This is a post that I have started to write, stopped, deleted, and rewritten a few times over the past year. The reason I’ve been so hesitant to finish it and share it with the world is because I wanted to get it right, and I didn’t want to say something I never intended to say. So before I dive in, I want to clearly affirm something:
The responsibility of discipling a child–whether a preschooler or a teenager–lies primarily (although not solely) on that child’s parent. I think that’s pretty clear in Deuteronomy 6, among other places in the Bible. It’s a responsibility that I take seriously as a dad, and one that I want the parents in our church to take seriously, especially the parents of teenagers that I work with.
So now that you know that, let me dive into what I think of a family-based approach to youth ministry. There are many different ways to implement a family-based approach to youth ministry, but the general idea is that most of the resources (staff, budget, volunteers) is spent equipping and building up families of teenagers so that parents can disciple teenagers, rather than focus programming to connect with teenagers directly.
In some ways, it’s a great approach to ministry. It’s biblical in that it places the emphasis on parents being the primary disciplers of their kids rather than the youth pastor. That’s a really good thing. It’s empowering in that pushes parents to take responsibility for their role as parents in a culture where parents tend outsource the moral, intellectual, and spiritual development to “professionals” such as educators and youth pastors. I love that, and I try to do that myself: A couple of months ago a dad asked if I could come to his house lead a weekly Bible study for his kids, because their schedule wouldn’t allow them to attend youth group. I encouraged him to perhaps be the one to lead the study, and pointed him toward some resources that would help him do that. Empowering parents is really important. However, there is a major flaw in a family-based approach to youth ministry:
It focuses primarily on church insiders rather than those who don’t yet know Jesus.
Think about it: a big assumption of a family-based approach to youth ministry is that the parents want to be involved in the spiritual lives of their teenagers. I would love to live in a world where families are intact and teenagers have two parents who only need a nudge in the right direction to be the spiritual leaders of their home God created them to be. But that’s not the reality I minister in.
Most of the guests who are invited by friends to our church don’t have parents who are interested in Jesus–some are antagonistic toward him! I’ve had to drive students home because their parents were angry that they came to church in the first place so they wanted to make them walk the four miles back to their house. In the high school I’ve tutored in for the past four years, I met plenty of students with parents to whom it made no difference whether their teenager was at school, at church, or at a party with plenty of drugs. Sure, those are some of the more extreme examples, but the point is that for many teenagers in our communities, the parent-discipling-the-teenager approach isn’t a viable option.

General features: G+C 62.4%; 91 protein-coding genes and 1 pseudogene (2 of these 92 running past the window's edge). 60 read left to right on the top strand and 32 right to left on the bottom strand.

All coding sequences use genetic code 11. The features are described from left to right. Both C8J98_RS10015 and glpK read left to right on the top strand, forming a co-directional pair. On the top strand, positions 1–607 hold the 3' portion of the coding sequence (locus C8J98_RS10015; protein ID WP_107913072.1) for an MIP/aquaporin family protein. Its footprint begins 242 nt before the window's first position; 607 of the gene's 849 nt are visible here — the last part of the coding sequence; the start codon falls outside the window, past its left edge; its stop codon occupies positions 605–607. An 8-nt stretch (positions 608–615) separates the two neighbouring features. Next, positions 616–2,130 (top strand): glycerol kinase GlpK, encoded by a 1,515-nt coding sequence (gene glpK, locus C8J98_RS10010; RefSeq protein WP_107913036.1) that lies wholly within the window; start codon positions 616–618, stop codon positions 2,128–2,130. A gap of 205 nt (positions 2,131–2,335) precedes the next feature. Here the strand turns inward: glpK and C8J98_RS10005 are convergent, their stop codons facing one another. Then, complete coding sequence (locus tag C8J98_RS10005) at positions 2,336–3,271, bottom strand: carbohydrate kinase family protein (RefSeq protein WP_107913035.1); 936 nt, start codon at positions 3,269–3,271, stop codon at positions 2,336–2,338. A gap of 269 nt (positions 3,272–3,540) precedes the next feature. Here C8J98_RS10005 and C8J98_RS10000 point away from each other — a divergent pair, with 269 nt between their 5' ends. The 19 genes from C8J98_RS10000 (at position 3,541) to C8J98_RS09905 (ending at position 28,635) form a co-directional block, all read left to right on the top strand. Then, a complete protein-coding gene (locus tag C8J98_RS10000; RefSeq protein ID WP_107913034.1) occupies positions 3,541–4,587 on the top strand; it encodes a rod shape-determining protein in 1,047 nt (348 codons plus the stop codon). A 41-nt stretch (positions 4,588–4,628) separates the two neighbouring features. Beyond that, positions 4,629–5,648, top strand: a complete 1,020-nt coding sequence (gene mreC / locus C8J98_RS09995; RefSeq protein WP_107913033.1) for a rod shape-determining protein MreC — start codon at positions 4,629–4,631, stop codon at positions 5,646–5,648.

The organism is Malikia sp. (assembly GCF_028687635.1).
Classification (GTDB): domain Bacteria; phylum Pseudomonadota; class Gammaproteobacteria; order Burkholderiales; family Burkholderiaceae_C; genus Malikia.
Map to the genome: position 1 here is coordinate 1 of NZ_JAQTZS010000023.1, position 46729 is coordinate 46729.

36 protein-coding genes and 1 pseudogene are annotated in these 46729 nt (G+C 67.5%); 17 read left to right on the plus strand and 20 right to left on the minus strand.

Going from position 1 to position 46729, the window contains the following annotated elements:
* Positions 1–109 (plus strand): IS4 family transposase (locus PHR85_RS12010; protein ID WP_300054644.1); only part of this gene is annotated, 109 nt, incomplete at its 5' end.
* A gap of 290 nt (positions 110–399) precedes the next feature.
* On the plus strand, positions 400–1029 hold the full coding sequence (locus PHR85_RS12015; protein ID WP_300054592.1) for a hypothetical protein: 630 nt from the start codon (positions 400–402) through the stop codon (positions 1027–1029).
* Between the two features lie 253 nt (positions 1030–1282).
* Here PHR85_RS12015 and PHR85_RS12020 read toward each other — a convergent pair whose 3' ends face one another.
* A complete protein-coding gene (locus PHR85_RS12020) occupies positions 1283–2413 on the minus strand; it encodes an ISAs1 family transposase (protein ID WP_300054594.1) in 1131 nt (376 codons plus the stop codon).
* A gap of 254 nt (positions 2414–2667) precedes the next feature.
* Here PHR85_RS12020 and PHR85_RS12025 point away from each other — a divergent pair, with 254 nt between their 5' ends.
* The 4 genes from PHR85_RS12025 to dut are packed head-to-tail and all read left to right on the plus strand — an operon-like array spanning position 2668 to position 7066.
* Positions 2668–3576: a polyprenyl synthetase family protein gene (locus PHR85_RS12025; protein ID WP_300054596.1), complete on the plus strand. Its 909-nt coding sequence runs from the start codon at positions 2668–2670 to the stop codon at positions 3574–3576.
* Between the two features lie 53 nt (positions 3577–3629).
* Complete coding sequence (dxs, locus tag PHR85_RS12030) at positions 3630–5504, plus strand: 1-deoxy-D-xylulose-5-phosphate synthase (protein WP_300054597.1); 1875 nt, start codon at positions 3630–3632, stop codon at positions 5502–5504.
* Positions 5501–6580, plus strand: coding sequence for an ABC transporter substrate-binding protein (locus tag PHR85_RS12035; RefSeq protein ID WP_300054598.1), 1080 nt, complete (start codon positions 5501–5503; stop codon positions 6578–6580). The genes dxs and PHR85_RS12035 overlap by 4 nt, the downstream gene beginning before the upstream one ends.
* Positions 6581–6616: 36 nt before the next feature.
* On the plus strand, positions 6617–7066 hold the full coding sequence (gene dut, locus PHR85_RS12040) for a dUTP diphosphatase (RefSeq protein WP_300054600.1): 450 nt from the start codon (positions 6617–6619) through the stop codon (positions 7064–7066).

The problem with a family-based approach to youth ministry is that the majority of teenagers who have parents that are available and even remotely willing to disciple their teenagers are insiders. And Jesus did not instruct his Church to focus primarily on insiders. He was very clear that we are to make disciples of people who exist outside of our current, tight-knit, church circles (see Matthew 28:18-20 and Acts 1:8 for starters). Yes, the teenagers currently in our church are a part of our endeavor to make disciples, but we can’t use that as an excuse to build programs that focus primarily on insiders. When we spend the majority of our efforts on the people who are already a part of our community, we become insider-focused instead of mission-oriented.
By all means, we need to encourage the families we know and who are present to spiritually lead their teenagers. Shout that vision from the rooftops of your church until you’re blue in the face. Don’t let parents abdicate the responsibility they have to lead their teenagers in a relationship with Jesus. For teenagers with those kinds of families, I would much rather see them around a Bible at their kitchen table or at a homeless shelter serving together than in our youth room. But when it comes to the teenagers who don’t have parents who will ever open a Bible with them (barring a miracle, which God is certainly in the business of doing), go to where they are, tell them about Jesus, put your arm around them, teach them at youth group, put them in a small group, and introduce them to caring adults who will point them to Jesus. It’s the best gift you could ever hope to give them.